In her section on needle biopsy, along with her step-by-step clinical explanation of the procedure, the author also tackles common myths that cause needless confusion for patients with breast cancer, such as needle biopsy can spread cancer. “Somehow, at some point, someone came up with the misinformation that needle biopsies can spread cancer—and if a needle biopsy is done and shows cancer, surgery needs to be done quickly to contain the cancer and reduce the risk of spread caused by the needle,” writes Dr. Port, as she debunks this misinformation that vulnerable patients with breast cancer can find on irresponsible cancer-information Internet websites.
Seeking a Second Opinion
One of the most difficult choices newly diagnosed patients with breast cancer face is the choice between lumpectomy and mastectomy. In this section, Dr. Port uses strategically placed Word to the Wise callout boxes that give patients invaluable advice on how to put a surgical team together and make tough clinical decisions.
Perhaps the best part of this section is one that is often overlooked in books for the lay public: when a second opinion is needed. Throughout the book, Dr. Port has indicated when a second opinion is needed. Here, Dr. Port takes on the understandable mindset that prior to breast cancer surgery, the patient must have a second opinion, which is often guided by well-meaning family and friends.
And, as Dr. Port points out, this approach can be misguided. She illustrates her point with an actual case history in which one of her patients was persuaded by a friend to see the surgeon who had performed her double mastectomy. Dr. Port’s patient was being pressured by her friend to have a double mastectomy, “as that’s what worked for her.”
However, no two cancers are alike, and Dr. Port suggests that even if a patient seeks a second opinion, it is important to make the choice based on the criteria she has outlined in the preceding chapter. “If your surgeon or facility does not meet the standards that I have outlined, then a second opinion is probably an excellent idea,” writes Dr. Port.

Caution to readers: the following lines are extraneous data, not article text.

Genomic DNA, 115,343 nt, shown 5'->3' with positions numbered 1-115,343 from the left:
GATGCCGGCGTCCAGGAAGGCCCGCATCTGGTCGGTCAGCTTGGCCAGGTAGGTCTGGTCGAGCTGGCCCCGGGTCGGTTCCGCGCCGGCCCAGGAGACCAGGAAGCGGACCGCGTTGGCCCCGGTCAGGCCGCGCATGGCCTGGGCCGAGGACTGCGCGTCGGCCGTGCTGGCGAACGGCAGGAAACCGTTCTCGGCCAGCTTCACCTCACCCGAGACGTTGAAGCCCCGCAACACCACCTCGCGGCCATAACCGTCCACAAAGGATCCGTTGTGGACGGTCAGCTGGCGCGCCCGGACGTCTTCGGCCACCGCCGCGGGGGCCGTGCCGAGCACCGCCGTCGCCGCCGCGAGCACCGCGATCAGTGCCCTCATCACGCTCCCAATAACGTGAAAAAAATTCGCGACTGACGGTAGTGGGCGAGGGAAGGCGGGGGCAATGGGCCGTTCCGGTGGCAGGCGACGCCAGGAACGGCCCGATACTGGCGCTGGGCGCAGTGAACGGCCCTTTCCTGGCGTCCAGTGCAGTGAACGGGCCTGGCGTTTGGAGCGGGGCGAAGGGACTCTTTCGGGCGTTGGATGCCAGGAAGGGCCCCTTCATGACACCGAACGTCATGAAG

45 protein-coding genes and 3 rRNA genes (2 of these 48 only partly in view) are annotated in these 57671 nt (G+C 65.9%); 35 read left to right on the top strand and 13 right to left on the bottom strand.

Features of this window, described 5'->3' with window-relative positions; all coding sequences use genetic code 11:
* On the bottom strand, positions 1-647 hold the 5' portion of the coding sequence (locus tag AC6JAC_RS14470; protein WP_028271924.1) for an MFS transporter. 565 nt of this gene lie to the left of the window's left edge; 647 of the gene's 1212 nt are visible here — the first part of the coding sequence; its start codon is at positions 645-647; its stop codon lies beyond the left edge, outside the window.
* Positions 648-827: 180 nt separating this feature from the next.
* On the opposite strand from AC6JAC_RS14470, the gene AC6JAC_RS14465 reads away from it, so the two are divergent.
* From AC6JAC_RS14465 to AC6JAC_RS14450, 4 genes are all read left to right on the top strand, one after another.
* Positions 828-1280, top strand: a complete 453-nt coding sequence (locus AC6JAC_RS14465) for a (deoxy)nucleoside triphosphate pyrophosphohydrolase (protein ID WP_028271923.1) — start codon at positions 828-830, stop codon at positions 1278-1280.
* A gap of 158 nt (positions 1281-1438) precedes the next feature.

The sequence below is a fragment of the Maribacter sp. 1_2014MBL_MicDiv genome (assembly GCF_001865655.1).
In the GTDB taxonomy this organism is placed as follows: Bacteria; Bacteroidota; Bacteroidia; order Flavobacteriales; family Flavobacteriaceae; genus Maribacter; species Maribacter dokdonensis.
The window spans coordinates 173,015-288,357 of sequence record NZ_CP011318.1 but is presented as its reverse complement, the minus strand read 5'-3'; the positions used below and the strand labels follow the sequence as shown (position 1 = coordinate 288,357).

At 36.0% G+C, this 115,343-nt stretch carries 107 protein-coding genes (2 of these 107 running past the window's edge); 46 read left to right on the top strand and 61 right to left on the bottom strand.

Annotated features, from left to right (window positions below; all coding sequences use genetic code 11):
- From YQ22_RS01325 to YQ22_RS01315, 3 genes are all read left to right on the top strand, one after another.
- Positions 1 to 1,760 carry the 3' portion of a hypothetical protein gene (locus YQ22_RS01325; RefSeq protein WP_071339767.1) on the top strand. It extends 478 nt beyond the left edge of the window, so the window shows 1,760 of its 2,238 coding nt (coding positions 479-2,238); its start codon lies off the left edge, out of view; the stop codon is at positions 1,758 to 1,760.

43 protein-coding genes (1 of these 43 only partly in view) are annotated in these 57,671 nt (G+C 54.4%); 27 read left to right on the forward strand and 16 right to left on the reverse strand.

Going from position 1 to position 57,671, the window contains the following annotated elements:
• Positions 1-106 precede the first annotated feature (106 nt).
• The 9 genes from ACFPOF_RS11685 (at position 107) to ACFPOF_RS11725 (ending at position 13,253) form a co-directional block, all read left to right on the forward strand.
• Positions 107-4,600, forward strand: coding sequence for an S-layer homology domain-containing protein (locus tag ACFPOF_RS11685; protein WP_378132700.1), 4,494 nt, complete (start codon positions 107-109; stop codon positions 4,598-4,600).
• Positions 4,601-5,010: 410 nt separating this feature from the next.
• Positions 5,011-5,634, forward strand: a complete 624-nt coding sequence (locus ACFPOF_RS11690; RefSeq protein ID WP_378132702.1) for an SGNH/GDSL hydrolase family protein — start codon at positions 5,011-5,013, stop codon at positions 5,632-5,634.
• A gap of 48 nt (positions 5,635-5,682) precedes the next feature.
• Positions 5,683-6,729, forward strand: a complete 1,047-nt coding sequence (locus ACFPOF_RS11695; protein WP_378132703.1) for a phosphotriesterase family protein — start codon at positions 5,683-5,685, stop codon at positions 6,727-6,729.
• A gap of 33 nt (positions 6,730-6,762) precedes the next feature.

Clinical Trial Participation
Yet another issue that many cancer books fail to address in depth is clinical trial participation. Dr. Port again uses a case history to illustrate her messages. After surgery, her 59-year-old patient saw a medical oncologist who strongly recommended that she go on a clinical trial. “I explained to her that every standard treatment for breast cancer was once an experiment and part of a clinical trial. I am extremely supportive of clinical trials, but only when they are appropriate for a particular patient, and in this case it was,” writes the author.
Other Featured Topics
She then elucidates a complicated issue that is largely misunderstood by the lay public, using the excellent callout boxes and shaded subheads that have made this book a cut above most others. Advantages and disadvantages, questions to ask, red flags, and a note on financial compensation are explained in this section.
Dr. Port also discusses genetic and life-style factors that increase the risk of breast cancer. She also devotes a full chapter to male breast cancer, followed by a description of standard chemotherapies and a look into the future. This is the only section where the layperson might have difficulty.
The end of the book deals with recurrence and end-of-life care, replete with online resources. Appendices on Myth and Truth and Frequently Asked Questions are so good they could be published as stand-alone pamphlets.
The New Generation Breast Cancer Book may not dazzle The ASCO Post readers with new information, but it will give aspiring authors a level of excellence to strive for. ■